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I'm looking to try out JRuby and JRuby on Rails. I'm having trouble finding information on what's difference between JRuby on Rails and Ruby on Rails.

What's the differences I need to look out for?

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4 Answers 4

up vote 116 down vote accepted

JRuby is the ruby implementation that runs on a JVM whereas Matz's ruby is a C implementation.

Key features to note are:

  1. Jruby runs on Java VM's and it's either compiled or interpreted down to Java byte code.
  2. JRuby can integrate with Java code. If you have java class libraries (.jar's), you can reference and use them from within ruby code with JRuby. In the other direction you can also call Jruby code from within Java. JRuby can also use the JVM and application server capabilities.
  3. JRuby is usually hosted within Java application servers such as Sun's glassfish or even the Tomcat web server.
  4. Although you cannot use native ruby gems with JRuby there are jruby implementations for most of the popular ruby libraries.

There are other differences which are listed at the jruby wiki:

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Thank you, that answers just about everything I was looking for. :) –  epochwolf Sep 30 '08 at 13:58
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oh, and it runs a bit slower than 1.9 –  rogerdpack May 24 '10 at 21:52
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Also, JRuby should have real native OS threads, as I'm told... –  NoICE Jun 6 '11 at 18:39
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To see performance differences in JRuby on Rails, it's recommended to have a multicored machine with sufficient resources. Slow database queries can also bottleneck JRuby and cause it to perform similar or slower than MRI on Rails. JRuby also uses significantly more upfront memory than MRI. –  Joseph Jaber Mar 8 '12 at 1:08
    
We have both massive performance with using jruby with Oracle over VPN (tests run incredibly slowly) and also locally (no VPN) just starting up ruby, rails console, etc takes 30 seconds+ instead of 3. –  Michael Durrant Jun 23 at 14:55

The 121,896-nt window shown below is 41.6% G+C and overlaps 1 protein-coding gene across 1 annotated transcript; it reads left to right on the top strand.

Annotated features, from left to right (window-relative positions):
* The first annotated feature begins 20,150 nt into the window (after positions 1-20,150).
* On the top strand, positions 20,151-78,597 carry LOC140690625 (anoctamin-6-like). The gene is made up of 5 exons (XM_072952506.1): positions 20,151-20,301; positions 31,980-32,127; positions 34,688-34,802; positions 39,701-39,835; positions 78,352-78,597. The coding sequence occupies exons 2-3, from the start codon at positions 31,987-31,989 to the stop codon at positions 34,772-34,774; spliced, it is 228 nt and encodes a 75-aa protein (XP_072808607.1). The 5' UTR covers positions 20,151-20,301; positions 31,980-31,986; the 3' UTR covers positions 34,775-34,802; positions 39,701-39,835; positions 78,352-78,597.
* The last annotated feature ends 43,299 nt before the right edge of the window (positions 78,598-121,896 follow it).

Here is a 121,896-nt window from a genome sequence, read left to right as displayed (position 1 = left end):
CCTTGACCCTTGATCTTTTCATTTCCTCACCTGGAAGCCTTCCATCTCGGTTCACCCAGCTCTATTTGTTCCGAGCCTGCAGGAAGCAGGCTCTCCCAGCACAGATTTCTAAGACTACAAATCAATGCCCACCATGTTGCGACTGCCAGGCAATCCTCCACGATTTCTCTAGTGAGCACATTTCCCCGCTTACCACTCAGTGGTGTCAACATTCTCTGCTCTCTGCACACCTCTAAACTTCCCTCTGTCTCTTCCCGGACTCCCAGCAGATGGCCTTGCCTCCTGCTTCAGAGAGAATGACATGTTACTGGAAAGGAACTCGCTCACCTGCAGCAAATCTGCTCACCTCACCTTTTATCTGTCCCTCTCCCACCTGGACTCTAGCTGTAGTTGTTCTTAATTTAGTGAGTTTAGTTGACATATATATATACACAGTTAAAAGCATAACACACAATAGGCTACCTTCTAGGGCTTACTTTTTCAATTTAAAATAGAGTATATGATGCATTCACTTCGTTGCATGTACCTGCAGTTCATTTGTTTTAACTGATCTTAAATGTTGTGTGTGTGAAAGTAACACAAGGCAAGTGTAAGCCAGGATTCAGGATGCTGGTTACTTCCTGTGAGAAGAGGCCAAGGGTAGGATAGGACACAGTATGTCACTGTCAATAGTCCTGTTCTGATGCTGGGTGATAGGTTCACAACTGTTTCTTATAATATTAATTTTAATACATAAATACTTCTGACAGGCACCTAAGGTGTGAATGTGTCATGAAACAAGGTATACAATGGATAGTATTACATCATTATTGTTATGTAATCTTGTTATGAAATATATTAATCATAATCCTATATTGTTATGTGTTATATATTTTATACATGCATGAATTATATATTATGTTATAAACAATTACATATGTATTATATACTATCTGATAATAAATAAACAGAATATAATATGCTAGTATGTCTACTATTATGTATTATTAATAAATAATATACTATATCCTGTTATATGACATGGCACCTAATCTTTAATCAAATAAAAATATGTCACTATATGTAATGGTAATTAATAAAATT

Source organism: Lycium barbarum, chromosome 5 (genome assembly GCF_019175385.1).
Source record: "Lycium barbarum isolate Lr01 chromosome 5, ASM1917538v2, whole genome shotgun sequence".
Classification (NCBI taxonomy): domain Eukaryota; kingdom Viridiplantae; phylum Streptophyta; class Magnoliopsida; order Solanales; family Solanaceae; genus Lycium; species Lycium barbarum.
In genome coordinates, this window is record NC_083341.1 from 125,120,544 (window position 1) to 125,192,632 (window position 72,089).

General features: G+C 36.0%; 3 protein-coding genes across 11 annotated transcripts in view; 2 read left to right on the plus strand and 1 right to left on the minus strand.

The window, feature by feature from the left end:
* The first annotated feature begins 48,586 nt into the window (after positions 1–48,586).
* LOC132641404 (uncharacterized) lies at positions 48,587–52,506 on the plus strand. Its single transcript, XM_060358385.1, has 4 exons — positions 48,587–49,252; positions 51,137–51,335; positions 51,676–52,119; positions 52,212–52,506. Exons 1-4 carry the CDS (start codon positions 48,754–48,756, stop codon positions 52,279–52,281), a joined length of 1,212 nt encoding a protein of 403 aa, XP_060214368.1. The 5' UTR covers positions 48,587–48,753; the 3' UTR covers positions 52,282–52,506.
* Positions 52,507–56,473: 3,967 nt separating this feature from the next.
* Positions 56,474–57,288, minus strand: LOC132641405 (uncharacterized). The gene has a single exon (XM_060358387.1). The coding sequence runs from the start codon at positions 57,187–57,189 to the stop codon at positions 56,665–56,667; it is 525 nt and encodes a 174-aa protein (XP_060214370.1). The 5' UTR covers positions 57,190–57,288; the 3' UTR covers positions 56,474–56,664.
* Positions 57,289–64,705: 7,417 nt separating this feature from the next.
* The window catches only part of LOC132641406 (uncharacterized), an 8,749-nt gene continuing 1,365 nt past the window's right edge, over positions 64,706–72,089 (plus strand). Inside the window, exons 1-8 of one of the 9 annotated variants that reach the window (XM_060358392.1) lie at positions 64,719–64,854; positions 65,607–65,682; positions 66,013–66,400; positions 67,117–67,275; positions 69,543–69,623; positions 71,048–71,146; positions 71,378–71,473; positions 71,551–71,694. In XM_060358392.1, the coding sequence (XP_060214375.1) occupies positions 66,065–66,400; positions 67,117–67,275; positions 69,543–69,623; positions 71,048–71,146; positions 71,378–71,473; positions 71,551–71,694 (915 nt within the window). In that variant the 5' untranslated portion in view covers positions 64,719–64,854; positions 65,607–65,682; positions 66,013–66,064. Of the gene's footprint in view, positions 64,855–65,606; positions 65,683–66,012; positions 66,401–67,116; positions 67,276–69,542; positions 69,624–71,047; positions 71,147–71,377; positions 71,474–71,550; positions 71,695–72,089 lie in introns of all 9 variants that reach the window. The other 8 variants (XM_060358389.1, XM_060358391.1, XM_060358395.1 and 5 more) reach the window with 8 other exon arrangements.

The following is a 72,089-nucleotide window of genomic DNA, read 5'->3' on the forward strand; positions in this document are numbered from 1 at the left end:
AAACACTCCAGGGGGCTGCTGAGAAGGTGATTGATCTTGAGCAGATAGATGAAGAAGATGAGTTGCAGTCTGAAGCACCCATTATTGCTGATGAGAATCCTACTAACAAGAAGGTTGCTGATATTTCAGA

I'm surprised there's a crucial thing missing in all answers to this question, related to GIL.

The main difference you should care about esp. in web-applications such as ones built with Rails is true concurrency ("Global Interpreter Lock" free). When two threads are running (e.g. serving 2 user requests) with JRuby they are capable of running concurrently within a single process, while in MRI there's the GIL (even with 1.9's native threads) that avoids executing Ruby code in parallel.

For an application developer this is the first thing to keep in mind while considering JRuby, as it really shines with config.threadsafe! but requires you to make sure your code (and your gems code) to be "truly" thread-safe.

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I may be wrong, but I think you can package a JRuby on Rails app in a way you can't do with normal RoR - look at Mingle or similar. Makes it possible to sell without dropping your pants / opening the komono.

That said, I'm not familiar enough with RoR packaging, so dont hold me to it :)

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You're absolutely correct on this, though you'll need something like the Rawr or Roir gem to do this completely (last time I used Mingle, it had un-obfuscated Ruby files...). –  Marnen Laibow-Koser Nov 3 '11 at 16:31

mostly it should work the same. in jRoR you can access stuff you wouldn't have in RoR. Usually its mainly a deployment concern.

However, if your RoR app uses native libraries that don't have an equivalent that runs on the JVM, that can be a pain. However most libs have a non native version available (at least the popular ones I have come across).

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